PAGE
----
A new Wildcat's guide to campus events
The University of Arizona prides itself on being a leader in the arts and student engagement, and as a member of the prestigious Association of American Universities, is home to many awards and programs that are globally recognized for their diversity and inclusion.
From theater and dance shows to club events and campus activities, UA faculty, staff and students encourage new Wildcats to get involved and partake in these initiatives.
“When a student graduates, that degree will be just one key line on the resume,” said Abra McAndrew, the assistant vice provost of student engagement. “The rest will come from student employment, student activities and organizations, research experiences, internships and other personal choices to get involved that make each student’s experience uniquely valuable.”
The Daily Wildcat is here to help new Wildcats learn about everything that is available to them during their first year on campus, and ways they can enrich their student life experience.
Throughout the fall and spring semesters, the UA holds a handful of campus fairs for students to get information about programs or future events, and involvement opportunities at the university. Included are the Club Fair, the Study Abroad Fair and the Career Fair.
With over 600 clubs on campus, the Club Fair gives students the chance to get involved with other students who share similar interests. Held on the UA mall, this event acts as an opportunity for students to find activities they are passionate about, get information and get involved through student organizations, according to the UA Club Resource Center.
The Study Abroad Fair, located in the Student Union Memorial Center Grand Ballroom, gives students a look at all the study abroad options available at UA. From a summer in Italy to a semester in Southern Asia, this fair provides information on different trips, financial aid and class opportunities around the world, according to UA Global Initiatives.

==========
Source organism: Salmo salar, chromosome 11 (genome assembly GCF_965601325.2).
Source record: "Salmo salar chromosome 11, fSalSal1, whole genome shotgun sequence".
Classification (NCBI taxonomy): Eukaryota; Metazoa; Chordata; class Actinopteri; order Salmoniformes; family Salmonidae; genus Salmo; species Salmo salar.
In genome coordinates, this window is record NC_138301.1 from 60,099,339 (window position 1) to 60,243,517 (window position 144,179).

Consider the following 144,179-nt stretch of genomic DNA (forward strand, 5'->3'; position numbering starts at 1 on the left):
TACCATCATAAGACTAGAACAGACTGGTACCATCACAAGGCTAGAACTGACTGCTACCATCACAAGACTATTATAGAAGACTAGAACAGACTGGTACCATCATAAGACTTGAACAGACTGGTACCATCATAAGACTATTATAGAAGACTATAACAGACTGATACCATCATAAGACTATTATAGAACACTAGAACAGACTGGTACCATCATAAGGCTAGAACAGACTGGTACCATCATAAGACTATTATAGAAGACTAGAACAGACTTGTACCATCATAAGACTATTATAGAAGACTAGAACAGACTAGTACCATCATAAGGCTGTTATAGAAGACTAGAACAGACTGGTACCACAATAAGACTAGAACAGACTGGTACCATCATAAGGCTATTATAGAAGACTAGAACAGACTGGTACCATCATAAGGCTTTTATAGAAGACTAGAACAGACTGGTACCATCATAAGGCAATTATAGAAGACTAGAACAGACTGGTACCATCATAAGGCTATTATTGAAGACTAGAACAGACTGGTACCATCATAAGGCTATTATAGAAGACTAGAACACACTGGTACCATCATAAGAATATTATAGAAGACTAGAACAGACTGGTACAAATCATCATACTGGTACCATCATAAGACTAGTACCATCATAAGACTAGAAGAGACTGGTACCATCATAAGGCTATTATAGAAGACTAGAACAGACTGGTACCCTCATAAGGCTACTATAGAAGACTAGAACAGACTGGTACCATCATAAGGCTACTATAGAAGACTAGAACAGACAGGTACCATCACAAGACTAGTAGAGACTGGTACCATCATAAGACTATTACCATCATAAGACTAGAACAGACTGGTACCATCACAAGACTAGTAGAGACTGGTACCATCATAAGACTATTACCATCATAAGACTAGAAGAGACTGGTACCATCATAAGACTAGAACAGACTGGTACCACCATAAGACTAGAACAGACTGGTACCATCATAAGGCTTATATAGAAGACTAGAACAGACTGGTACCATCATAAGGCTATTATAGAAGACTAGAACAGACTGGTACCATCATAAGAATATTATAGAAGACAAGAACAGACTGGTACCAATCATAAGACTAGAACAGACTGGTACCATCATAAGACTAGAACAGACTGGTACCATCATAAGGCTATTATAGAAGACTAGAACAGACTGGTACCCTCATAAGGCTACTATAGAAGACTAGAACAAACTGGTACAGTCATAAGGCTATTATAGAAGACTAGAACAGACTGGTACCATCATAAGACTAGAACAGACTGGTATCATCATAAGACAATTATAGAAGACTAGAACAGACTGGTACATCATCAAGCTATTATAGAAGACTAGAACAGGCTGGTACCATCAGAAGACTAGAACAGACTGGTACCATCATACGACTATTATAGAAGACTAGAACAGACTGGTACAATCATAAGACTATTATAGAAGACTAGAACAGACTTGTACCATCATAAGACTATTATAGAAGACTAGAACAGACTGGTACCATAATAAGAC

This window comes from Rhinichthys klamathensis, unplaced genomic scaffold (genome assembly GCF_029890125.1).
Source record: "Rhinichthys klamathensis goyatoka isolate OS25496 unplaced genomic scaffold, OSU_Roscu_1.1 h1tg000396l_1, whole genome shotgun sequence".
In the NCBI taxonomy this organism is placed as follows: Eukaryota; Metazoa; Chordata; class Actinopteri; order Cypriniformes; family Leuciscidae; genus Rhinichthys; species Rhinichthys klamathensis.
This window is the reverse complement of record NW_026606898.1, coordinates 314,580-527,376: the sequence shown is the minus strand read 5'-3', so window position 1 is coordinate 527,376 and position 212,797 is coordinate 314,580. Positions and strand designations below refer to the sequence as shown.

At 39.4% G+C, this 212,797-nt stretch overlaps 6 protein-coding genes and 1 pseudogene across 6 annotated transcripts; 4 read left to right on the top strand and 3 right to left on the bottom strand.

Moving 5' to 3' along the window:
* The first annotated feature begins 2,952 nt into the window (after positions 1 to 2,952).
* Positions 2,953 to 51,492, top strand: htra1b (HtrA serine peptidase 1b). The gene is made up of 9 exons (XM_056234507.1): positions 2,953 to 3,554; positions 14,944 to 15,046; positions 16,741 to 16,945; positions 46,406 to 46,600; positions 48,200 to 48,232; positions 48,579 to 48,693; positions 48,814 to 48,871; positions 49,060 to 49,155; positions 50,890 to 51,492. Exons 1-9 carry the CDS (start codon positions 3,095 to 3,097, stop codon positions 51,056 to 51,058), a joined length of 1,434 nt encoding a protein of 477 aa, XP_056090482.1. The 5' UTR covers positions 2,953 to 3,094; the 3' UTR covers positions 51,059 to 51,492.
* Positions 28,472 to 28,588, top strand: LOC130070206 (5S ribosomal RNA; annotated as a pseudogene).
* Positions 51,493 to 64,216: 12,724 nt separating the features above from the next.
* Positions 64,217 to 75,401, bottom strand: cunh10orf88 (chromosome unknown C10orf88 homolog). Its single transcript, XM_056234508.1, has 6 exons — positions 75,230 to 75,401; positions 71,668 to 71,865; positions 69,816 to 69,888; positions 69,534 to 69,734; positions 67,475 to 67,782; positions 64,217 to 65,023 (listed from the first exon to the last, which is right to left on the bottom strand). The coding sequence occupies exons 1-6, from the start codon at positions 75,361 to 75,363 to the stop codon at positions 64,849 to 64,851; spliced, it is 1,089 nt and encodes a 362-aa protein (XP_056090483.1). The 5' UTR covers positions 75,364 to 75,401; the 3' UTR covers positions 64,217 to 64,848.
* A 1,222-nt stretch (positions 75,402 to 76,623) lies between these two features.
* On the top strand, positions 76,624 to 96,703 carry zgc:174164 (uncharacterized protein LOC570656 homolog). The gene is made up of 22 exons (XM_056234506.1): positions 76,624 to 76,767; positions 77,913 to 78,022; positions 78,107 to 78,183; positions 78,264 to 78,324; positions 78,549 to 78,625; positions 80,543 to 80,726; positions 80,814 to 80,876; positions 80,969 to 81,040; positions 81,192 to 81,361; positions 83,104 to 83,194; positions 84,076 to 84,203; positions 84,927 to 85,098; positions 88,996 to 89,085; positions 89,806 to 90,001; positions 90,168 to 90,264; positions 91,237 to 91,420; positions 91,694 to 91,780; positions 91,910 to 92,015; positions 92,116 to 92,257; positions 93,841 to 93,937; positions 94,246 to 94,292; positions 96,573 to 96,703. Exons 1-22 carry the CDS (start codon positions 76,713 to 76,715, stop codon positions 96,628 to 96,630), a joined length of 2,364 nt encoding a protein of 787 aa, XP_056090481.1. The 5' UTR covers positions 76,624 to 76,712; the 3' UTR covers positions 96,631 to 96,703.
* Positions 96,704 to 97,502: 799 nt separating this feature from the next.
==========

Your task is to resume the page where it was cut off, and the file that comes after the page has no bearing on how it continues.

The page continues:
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UA Career Fairs provide students with employment opportunities, both on and off campus, which helps them build hands-on experience for their resume and earn some extra cash, according to the office of Student Engagement and Career Development website. This fall, students can attend the Wildcat Student Employment Fair on Aug. 22 from 11 a.m. to 3 p.m. in the Student Union Memorial Center Grand Ballroom. This is for students who are looking for work that is flexible and fits in with their school schedule.
Students and alumni will also have the opportunity to participate in Fall Career Days from Sept. 10-12. Over three days, attendees will have a chance to meet over 150 employers with full-time job opportunities and internships.
Another set of events the UA offers students, as well as the community, are its annual festivals, ranging from music to literature and science. These events aim to engage the larger community with participation, education and outreach.
One of these campus festivals is the Chess and Science Festival, hosted by the Flandrau Science Center and Planetarium. Held in the fall, this event brings a variety of science-themed activities to campus and involves participation from several UA science clubs, according to their website. This festival specifically showcases that women and girls can excel in fields that have historically been male-dominated.
Another annual festival is the Tucson Village Farm Harvest Festival, located off-campus at Tucson Village Farm at 4210 N. Campbell Ave. This is a “family-friendly event that features a variety of activities for people of all ages, gourmet food samples, a farm stand, live music, a petting zoo, hayrides, popcorn activities, food trucks and more,’” according to the Pima County Cooperative Extension events page. This festival is in November and hosted by the Pima County Cooperative Extension.
The Tucson Festival of Books, one of the biggest book festivals in the nation, is held on campus every spring and features authors, book signings, talks, music, Science City and other literary engagement opportunities. This renowned book festival is one of the largest book festivals in the country and attracts visitors from around the nation, according to the TFOB website.